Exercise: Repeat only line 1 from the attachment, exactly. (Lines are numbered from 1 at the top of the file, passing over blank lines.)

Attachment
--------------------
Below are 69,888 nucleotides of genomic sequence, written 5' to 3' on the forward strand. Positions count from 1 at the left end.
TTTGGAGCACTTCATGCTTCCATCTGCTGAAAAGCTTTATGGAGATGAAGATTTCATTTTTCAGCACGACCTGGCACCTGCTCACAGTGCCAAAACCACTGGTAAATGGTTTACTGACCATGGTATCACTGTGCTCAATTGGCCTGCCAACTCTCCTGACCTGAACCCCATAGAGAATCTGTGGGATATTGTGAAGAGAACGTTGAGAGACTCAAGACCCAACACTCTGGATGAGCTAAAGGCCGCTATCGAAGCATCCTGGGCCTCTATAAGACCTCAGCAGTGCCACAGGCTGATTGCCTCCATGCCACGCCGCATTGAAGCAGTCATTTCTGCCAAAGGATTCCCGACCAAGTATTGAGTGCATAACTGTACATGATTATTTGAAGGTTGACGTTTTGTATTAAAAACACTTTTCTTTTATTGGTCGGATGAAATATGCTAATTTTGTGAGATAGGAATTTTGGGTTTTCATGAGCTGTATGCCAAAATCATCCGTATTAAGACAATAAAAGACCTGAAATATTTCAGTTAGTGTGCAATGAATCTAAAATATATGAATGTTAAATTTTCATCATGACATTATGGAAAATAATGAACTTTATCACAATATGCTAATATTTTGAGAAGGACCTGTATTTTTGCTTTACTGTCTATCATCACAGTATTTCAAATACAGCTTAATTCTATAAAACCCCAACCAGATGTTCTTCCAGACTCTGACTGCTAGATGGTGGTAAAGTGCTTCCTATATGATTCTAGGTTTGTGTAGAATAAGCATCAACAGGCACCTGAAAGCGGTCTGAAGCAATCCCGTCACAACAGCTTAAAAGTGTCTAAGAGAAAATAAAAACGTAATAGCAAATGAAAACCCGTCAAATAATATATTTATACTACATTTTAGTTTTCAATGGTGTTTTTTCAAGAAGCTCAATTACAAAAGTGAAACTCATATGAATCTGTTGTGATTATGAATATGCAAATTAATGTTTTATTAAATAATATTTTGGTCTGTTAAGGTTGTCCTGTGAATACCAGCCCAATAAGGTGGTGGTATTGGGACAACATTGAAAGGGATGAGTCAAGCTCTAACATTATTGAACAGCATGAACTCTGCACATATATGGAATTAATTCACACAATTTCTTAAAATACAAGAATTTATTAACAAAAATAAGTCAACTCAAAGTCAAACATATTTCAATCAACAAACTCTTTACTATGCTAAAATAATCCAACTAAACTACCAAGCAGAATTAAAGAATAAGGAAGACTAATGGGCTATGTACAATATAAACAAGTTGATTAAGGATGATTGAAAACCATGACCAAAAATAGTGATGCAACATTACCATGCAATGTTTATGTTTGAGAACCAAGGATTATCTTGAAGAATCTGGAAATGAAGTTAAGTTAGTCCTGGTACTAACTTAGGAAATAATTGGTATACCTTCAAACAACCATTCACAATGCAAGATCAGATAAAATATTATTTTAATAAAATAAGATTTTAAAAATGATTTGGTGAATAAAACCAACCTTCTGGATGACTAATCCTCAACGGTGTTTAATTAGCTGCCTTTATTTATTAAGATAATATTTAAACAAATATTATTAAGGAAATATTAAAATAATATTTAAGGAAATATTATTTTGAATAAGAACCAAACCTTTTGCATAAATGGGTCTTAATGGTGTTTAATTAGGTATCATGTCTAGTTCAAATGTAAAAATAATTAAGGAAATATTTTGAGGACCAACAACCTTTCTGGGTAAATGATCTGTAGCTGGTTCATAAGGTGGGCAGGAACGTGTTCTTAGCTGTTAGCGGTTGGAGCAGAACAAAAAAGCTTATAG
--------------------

Below are 69,888 nucleotides of genomic sequence, written 5' to 3' on the forward strand. Positions count from 1 at the left end.